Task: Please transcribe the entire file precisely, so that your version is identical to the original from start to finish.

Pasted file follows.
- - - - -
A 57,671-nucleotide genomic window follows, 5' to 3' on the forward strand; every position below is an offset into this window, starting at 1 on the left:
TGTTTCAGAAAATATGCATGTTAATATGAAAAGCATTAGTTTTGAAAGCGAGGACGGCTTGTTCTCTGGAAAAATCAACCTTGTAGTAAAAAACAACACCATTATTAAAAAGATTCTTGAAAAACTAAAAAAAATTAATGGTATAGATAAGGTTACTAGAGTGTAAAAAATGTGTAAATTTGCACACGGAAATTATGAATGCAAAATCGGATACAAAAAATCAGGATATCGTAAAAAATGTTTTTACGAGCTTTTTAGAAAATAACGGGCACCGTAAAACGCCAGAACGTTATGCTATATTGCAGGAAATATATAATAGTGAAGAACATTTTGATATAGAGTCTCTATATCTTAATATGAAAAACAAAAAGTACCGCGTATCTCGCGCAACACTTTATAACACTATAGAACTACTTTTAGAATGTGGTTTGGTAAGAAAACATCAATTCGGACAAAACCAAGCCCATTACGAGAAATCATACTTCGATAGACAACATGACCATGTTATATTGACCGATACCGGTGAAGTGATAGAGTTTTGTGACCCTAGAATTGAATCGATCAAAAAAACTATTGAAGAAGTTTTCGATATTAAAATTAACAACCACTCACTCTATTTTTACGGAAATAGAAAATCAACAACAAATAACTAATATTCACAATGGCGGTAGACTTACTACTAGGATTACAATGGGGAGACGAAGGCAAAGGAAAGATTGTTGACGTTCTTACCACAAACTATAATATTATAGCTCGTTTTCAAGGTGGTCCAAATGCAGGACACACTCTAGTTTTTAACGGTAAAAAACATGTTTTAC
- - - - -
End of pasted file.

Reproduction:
A 57,671-nucleotide genomic window follows, 5' to 3' on the forward strand; every position below is an offset into this window, starting at 1 on the left:
TGTTTCAGAAAATATGCATGTTAATATGAAAAGCATTAGTTTTGAAAGCGAGGACGGCTTGTTCTCTGGAAAAATCAACCTTGTAGTAAAAAACAACACCATTATTAAAAAGATTCTTGAAAAACTAAAAAAAATTAATGGTATAGATAAGGTTACTAGAGTGTAAAAAATGTGTAAATTTGCACACGGAAATTATGAATGCAAAATCGGATACAAAAAATCAGGATATCGTAAAAAATGTTTTTACGAGCTTTTTAGAAAATAACGGGCACCGTAAAACGCCAGAACGTTATGCTATATTGCAGGAAATATATAATAGTGAAGAACATTTTGATATAGAGTCTCTATATCTTAATATGAAAAACAAAAAGTACCGCGTATCTCGCGCAACACTTTATAACACTATAGAACTACTTTTAGAATGTGGTTTGGTAAGAAAACATCAATTCGGACAAAACCAAGCCCATTACGAGAAATCATACTTCGATAGACAACATGACCATGTTATATTGACCGATACCGGTGAAGTGATAGAGTTTTGTGACCCTAGAATTGAATCGATCAAAAAAACTATTGAAGAAGTTTTCGATATTAAAATTAACAACCACTCACTCTATTTTTACGGAAATAGAAAATCAACAACAAATAACTAATATTCACAATGGCGGTAGACTTACTACTAGGATTACAATGGGGAGACGAAGGCAAAGGAAAGATTGTTGACGTTCTTACCACAAACTATAATATTATAGCTCGTTTTCAAGGTGGTCCAAATGCAGGACACACTCTAGTTTTTAACGGTAAAAAACATGTTTTAC